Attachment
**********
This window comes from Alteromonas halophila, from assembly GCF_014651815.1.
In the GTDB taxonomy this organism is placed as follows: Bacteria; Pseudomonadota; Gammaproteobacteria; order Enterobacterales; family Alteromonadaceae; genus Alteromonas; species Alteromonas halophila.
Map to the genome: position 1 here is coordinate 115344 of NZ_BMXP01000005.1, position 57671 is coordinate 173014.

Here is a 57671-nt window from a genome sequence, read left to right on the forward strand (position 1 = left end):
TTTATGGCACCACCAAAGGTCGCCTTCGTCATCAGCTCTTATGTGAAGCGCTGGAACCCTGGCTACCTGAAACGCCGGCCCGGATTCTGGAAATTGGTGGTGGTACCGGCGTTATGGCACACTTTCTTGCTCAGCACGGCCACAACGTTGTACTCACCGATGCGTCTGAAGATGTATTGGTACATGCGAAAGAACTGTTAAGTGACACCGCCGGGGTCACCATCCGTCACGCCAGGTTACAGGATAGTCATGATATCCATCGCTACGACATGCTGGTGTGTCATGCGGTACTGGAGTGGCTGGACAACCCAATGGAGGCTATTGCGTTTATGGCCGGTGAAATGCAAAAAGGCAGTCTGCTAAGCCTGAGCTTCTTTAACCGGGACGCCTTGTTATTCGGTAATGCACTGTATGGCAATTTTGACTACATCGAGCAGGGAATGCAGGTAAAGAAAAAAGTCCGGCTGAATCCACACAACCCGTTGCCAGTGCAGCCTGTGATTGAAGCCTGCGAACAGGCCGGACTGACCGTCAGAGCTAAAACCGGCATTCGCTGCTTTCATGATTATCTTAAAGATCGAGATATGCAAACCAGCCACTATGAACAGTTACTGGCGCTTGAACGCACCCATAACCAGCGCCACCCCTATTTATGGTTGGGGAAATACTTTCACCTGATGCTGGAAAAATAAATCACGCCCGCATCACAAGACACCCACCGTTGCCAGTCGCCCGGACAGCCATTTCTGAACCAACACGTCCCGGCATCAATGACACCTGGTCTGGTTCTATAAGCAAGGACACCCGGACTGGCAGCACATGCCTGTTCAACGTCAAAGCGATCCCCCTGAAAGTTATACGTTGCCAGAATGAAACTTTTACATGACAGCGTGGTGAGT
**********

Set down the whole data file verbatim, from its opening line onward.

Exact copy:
This window comes from Alteromonas halophila, from assembly GCF_014651815.1.
In the GTDB taxonomy this organism is placed as follows: Bacteria; Pseudomonadota; Gammaproteobacteria; order Enterobacterales; family Alteromonadaceae; genus Alteromonas; species Alteromonas halophila.
Map to the genome: position 1 here is coordinate 115344 of NZ_BMXP01000005.1, position 57671 is coordinate 173014.

Here is a 57671-nt window from a genome sequence, read left to right on the forward strand (position 1 = left end):
TTTATGGCACCACCAAAGGTCGCCTTCGTCATCAGCTCTTATGTGAAGCGCTGGAACCCTGGCTACCTGAAACGCCGGCCCGGATTCTGGAAATTGGTGGTGGTACCGGCGTTATGGCACACTTTCTTGCTCAGCACGGCCACAACGTTGTACTCACCGATGCGTCTGAAGATGTATTGGTACATGCGAAAGAACTGTTAAGTGACACCGCCGGGGTCACCATCCGTCACGCCAGGTTACAGGATAGTCATGATATCCATCGCTACGACATGCTGGTGTGTCATGCGGTACTGGAGTGGCTGGACAACCCAATGGAGGCTATTGCGTTTATGGCCGGTGAAATGCAAAAAGGCAGTCTGCTAAGCCTGAGCTTCTTTAACCGGGACGCCTTGTTATTCGGTAATGCACTGTATGGCAATTTTGACTACATCGAGCAGGGAATGCAGGTAAAGAAAAAAGTCCGGCTGAATCCACACAACCCGTTGCCAGTGCAGCCTGTGATTGAAGCCTGCGAACAGGCCGGACTGACCGTCAGAGCTAAAACCGGCATTCGCTGCTTTCATGATTATCTTAAAGATCGAGATATGCAAACCAGCCACTATGAACAGTTACTGGCGCTTGAACGCACCCATAACCAGCGCCACCCCTATTTATGGTTGGGGAAATACTTTCACCTGATGCTGGAAAAATAAATCACGCCCGCATCACAAGACACCCACCGTTGCCAGTCGCCCGGACAGCCATTTCTGAACCAACACGTCCCGGCATCAATGACACCTGGTCTGGTTCTATAAGCAAGGACACCCGGACTGGCAGCACATGCCTGTTCAACGTCAAAGCGATCCCCCTGAAAGTTATACGTTGCCAGAATGAAACTTTTACATGACAGCGTGGTGAGT